[Editior’s note: As a child, The Sword of Shannara sat on my father’s headboard and its cover, map, and illustrations captured my attention. I was too young to read it at the time, but when I saw it again years later, this was one of the first Fantasy books I ever read. -Mike E.]

The Upside of Downtime: Taking it Slow

I was recently talking with my parents recently about the early days of computers. Aside from the promise of a paperless society, we were also promised more leisure time. Did you know that people really, truly believed that we would save ourselves so much time using computers that we’d go down to a four-day work week, because we wouldn’t have enough to do to keep us busy five days in a row? Considering the number of time management apps and reminders and alarms programmed into my phone, this seems downright ridiculous!

Tuesday, April 10 will mark the hundredth day of 2018. What better time to sit down with a book and take it slow? If you feel like a quick breather is just what you need, then inhale to the count of three, exhale to the count of 4, and check out this list below for some slow-down inspiration:

The Slow Fix: Solve Problems, Work Smarter and Live Better in a World Addicted to Speed by Carl Honoré

Sometimes, you just can’t rush good work!

Addicted as we might be to the quick fix–pills, crash diets or just diverting attention from things about to go wrong–the quick fix never really works. Trying to solve problems in a hurry, sticking on a plaster when surgery is needed, might deliver temporary relief, but only at the price of storing up worse trouble for later. For those looking for a fix that sticks, The Slow Fix  will help you produce solutions in life and work that endure.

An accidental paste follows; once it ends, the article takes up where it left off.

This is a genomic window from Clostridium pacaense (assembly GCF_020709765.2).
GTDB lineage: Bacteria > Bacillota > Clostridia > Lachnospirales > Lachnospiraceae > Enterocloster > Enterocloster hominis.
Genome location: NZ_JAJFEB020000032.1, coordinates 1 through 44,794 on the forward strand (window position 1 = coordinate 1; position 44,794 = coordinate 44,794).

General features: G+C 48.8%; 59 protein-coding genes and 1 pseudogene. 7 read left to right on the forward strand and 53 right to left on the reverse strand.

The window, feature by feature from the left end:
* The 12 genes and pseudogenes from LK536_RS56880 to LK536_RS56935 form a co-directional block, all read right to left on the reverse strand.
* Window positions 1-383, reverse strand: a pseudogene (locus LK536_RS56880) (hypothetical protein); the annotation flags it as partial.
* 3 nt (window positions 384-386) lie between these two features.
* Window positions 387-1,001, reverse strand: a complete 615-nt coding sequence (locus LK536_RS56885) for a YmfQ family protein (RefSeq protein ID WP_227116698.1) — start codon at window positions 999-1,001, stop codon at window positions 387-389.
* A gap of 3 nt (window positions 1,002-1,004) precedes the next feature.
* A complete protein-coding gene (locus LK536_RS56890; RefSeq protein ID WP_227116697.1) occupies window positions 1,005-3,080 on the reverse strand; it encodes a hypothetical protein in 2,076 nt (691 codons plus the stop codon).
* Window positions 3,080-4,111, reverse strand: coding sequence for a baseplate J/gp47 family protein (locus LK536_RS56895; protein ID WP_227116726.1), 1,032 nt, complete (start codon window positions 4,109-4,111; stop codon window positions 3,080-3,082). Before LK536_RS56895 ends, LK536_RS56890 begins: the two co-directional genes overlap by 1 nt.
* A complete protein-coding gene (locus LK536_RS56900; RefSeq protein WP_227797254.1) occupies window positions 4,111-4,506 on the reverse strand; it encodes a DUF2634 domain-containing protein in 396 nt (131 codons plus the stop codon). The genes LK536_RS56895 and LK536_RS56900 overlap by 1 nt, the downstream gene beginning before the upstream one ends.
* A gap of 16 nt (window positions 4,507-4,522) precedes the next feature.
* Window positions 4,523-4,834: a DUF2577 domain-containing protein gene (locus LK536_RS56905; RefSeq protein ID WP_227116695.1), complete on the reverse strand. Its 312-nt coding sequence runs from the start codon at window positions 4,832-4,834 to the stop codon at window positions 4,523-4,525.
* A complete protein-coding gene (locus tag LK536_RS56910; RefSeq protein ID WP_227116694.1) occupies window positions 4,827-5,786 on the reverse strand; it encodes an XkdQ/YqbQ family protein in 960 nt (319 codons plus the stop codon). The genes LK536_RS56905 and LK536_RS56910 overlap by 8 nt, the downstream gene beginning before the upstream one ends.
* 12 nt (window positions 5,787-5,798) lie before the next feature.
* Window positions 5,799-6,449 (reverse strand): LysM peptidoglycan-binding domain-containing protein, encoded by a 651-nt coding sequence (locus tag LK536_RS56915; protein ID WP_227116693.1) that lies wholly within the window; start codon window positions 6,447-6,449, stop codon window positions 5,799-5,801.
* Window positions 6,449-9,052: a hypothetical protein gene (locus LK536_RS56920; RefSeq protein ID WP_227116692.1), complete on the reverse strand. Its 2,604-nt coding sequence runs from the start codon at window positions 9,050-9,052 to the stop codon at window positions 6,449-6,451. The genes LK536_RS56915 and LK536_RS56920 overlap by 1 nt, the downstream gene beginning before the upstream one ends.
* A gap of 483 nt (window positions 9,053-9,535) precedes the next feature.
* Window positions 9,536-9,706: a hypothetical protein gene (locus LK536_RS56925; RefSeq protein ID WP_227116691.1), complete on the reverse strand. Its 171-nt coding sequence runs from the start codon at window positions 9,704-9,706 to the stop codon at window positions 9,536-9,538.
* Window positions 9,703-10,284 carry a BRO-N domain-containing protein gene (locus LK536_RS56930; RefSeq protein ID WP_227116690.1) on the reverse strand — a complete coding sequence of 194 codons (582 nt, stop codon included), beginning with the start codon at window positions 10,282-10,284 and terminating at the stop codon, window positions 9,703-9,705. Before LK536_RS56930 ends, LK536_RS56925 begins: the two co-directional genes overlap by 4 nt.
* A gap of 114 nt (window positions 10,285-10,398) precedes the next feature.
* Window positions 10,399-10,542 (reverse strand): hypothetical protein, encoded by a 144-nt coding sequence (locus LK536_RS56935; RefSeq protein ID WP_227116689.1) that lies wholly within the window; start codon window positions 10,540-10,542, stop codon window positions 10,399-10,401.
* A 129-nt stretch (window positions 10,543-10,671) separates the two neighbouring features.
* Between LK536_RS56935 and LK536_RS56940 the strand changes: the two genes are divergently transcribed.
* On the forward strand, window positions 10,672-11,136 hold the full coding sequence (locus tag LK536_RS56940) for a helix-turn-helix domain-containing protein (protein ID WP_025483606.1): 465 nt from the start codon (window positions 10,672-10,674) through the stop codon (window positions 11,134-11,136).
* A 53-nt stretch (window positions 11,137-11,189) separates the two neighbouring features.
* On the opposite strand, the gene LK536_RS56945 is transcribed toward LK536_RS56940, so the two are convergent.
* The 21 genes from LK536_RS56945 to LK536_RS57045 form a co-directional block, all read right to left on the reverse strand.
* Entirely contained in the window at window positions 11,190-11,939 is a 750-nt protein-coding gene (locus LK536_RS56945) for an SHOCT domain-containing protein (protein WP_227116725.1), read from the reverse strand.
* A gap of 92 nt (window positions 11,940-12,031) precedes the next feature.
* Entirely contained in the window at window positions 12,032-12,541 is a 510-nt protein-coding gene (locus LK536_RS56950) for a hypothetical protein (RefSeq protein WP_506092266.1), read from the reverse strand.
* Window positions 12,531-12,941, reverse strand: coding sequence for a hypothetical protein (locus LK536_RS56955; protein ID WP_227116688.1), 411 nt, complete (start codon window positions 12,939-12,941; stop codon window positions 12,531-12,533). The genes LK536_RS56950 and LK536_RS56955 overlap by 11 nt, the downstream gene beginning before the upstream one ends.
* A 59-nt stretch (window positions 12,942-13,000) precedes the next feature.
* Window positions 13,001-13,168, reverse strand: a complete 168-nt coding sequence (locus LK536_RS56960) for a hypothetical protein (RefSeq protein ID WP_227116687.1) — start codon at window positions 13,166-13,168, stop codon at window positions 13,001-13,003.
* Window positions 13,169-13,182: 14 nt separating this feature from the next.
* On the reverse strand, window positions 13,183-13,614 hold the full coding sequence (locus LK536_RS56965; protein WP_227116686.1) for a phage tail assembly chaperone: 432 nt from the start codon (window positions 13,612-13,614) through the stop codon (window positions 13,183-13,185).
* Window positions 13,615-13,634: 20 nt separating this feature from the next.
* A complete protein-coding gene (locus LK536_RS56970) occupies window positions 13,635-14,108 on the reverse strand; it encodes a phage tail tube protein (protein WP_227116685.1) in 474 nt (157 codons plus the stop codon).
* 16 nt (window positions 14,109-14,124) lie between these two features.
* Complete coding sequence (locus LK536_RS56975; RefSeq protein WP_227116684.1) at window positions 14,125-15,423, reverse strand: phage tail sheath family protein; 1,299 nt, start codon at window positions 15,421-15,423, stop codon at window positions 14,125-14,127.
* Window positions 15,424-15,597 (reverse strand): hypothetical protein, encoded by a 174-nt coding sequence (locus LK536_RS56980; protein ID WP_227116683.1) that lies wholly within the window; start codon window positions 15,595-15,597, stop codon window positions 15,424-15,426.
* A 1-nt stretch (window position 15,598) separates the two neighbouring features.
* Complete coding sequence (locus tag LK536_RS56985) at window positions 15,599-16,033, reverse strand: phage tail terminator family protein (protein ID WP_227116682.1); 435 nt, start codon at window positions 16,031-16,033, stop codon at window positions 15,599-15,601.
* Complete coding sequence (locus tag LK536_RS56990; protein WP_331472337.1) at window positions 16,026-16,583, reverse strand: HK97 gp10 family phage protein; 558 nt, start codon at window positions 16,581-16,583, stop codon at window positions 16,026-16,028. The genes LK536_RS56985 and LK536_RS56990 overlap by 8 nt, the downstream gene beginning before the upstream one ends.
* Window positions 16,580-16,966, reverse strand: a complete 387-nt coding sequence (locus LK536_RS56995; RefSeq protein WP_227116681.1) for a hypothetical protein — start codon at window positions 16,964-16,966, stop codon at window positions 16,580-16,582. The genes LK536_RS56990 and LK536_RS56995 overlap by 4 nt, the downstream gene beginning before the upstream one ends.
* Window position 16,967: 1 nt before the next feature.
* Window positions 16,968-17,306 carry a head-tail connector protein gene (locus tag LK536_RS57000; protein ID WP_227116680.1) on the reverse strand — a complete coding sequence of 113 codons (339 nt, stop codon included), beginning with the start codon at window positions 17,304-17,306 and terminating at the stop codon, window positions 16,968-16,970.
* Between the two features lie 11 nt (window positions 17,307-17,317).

Less: Accomplishing More by Doing Less by Marc Lesser

A certain kind of busyness is crucial to life, allowing us to earn a living, create art, and achieve success. But too often it consumes us and we become crazy busy, nonstop busy, and we expend extraneous effort that gets us nowhere. Less is about stopping, about the possibility of finding composure in the midst of activity. The ideas and practices that Lesser outlines offer a radical yet simple approach to transforming a lifestyle based on endless to-do lists into a more meaningful approach that is truly more productive in every sense.

Overload: How to Unplug, Unwind, and Unleash Yourself from the Pressure of Stress by Joyce Meyer

If you favour a more spiritual approach to stillness, then Joyce Meyer has you covered.

As technology increases your accessibility, it becomes harder to mute the background noise of your life and receive God’s guidance. Joyce Meyer calls this OVERLOAD, when the demands of your busy life become all-consuming and overwhelming. Through the practical advice and Scriptural wisdom in this book, you’ll learn how to unplug and free yourself from burdens that weigh you down. You’ll gain simple, effective tips for better rest and stress management and discover the fulfilling life you were meant to lead.

Päntsdrunk: Kalsarikanni : The Finnish Path to Relaxation by Miska Rantenen

In Finland there is a special word – ‘kalsarikännit’ – to denote ‘drinking at home, alone, in your underwear’.

It is no coincidence Finland consistently rates in the top five in happiness ranking. In Finland, Päntsdrunk is considered a path to recovery and self-empowerment to help you face your future challenges, much like the ‘lagom’ or ‘hygge’ of their other Scandi neighbours.

The Päntsdrunk method also includes bingeing on Netflix, scrolling mindlessly on your phone, sweet and salty snacks, sofa time, and blocking all work communications. It will lead you to live a healthier, more energising and relaxing life – wherever, whenever.

The Slow Down Diet: Eating for Pleasure, Energy, and Weight Loss by Marc David